I really do NOT like Renly.

          • Jim B says:

            I find Renly pretty despicable, too.

            Life was pretty kind to him: he was born a noble, handsome and capable. Initially he was just the third son of one of the major Houses — still nothing to sneeze at — but before he reaches adulthood his eldest brother has become King, he’s holding the family castle and a seat on the council. True, he’s gay in a society that doesn’t make that easy, but he manages to work around that pretty well, and if he wants an excuse to stay unmarried he could always get an appointment to the Kingsguard.

            Then he has a chance to become Stannis’s heir and ensure victory over the Lannisters, and he discards it over nothing more than ego. I don’t think that even he buys into his theory that he deserves the throne more than Stannis; it’s just a paper-thin justification for something he wants to do anyway.

            I mean, the Ironborn are awful people, but they’ve constructed a whole twisted set of moral rules to at least attempt to justify it. Even Littlefinger can at least claim that he’s avenging a grudge for how the high and mighty have treated him. Renly’s a complete shit for no better reason than that being second best isn’t good enough for him.

    • Judging from his comments in Cat III, I don’t think so.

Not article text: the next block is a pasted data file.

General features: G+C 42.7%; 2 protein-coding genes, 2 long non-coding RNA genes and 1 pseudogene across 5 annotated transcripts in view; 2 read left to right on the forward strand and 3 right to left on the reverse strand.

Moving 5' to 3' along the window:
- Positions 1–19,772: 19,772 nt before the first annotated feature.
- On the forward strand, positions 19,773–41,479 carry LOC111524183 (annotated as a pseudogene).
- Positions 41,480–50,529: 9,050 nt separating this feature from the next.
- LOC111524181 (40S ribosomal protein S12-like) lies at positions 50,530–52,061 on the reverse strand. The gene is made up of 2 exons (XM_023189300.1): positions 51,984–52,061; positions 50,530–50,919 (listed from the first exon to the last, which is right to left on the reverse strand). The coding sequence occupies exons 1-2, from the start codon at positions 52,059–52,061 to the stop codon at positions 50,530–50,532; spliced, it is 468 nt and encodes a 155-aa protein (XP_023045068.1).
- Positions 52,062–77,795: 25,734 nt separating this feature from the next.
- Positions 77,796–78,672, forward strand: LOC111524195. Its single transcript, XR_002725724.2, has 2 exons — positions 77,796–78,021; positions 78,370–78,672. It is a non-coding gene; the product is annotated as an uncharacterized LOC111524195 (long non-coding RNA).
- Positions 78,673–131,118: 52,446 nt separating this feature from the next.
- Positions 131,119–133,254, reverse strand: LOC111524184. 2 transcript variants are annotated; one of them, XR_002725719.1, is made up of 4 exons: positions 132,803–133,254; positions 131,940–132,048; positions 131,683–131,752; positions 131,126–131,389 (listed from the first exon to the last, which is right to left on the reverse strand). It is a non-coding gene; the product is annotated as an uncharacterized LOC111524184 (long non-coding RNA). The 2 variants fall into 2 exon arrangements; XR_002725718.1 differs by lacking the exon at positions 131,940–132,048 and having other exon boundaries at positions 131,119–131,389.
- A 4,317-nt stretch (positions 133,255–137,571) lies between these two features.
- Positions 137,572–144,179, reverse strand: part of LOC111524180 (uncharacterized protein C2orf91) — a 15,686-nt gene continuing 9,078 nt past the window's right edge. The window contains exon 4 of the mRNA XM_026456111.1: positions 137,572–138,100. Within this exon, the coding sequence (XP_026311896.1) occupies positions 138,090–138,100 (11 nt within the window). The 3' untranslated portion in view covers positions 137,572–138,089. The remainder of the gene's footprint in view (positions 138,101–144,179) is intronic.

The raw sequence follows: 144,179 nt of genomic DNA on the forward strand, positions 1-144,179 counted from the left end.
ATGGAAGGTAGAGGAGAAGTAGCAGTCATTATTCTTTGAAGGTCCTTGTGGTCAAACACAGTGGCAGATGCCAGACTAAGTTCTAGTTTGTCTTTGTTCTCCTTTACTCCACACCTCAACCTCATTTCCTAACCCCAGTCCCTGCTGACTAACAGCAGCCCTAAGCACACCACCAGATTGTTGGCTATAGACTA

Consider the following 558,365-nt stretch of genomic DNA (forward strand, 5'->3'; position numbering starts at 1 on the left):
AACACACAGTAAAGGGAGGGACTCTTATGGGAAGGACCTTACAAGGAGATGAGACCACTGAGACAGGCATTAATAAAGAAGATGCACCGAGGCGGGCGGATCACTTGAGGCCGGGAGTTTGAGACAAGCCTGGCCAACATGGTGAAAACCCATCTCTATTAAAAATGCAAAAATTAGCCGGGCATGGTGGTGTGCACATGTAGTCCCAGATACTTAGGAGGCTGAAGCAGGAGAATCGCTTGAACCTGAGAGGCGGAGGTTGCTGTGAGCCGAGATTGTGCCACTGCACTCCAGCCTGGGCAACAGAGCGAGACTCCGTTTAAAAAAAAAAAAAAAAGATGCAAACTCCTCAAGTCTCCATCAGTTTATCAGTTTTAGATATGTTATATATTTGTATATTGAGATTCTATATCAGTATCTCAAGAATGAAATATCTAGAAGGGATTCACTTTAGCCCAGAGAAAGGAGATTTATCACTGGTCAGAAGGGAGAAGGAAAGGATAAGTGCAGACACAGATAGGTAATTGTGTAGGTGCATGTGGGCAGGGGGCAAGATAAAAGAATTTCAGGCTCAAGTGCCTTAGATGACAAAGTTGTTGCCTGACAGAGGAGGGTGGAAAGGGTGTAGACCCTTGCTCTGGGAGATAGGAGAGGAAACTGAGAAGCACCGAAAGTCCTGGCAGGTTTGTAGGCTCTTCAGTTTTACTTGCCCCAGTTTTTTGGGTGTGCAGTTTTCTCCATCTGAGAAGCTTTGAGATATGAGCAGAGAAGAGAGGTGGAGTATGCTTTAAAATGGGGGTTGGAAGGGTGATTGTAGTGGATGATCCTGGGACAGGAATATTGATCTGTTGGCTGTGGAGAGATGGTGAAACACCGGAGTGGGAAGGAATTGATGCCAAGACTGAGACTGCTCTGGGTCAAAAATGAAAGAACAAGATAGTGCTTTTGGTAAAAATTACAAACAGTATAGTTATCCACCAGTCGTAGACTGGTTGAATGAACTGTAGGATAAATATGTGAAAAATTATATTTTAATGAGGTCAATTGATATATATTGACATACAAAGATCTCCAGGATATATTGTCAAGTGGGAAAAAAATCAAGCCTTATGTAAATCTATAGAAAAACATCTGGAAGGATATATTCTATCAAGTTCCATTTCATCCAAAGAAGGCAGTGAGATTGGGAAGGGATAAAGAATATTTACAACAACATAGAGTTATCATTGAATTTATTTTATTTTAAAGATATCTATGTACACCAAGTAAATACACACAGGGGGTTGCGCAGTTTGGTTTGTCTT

Sociopathic – no. But very self-involved.

      • WPA says:

        Yeah, he’s basically entitled, arrogant, and hasn’t gained much experience or self awareness. I mean really, even in this series of terrible actions, is there anyone else that goes out of their to make fun of another figure’s kid? Particularly a kid that’s their blood relative? Even the Brackens and Blackwoods don’t go there against each other.

  12. There is no good way Catelyn could negotiate Robb bending the knee to Stannis—Renly seems certain to prevail in the battle, and Catelyn and her escort’s freedom and possible safety are at issue as they are held in a quasi-hostage situation in Renly’s camp. (I wonder if his refusal to grant her leave to go wasn’t a prelude to taking hostages to force Robb bending the knee.) So really the best she could have hoped from the meeting was persuading Stannis to accept Renly’s terms, something he would never, ever do.

    • Stannis has a fleet, he could pull out quite easily.

      And Renly taking her as hostage would be a bit deal – she’s a peace envoy and they’re supposed to be inviolate.

  13. David Hunt says:

    First let me say that this even more a great read than usual.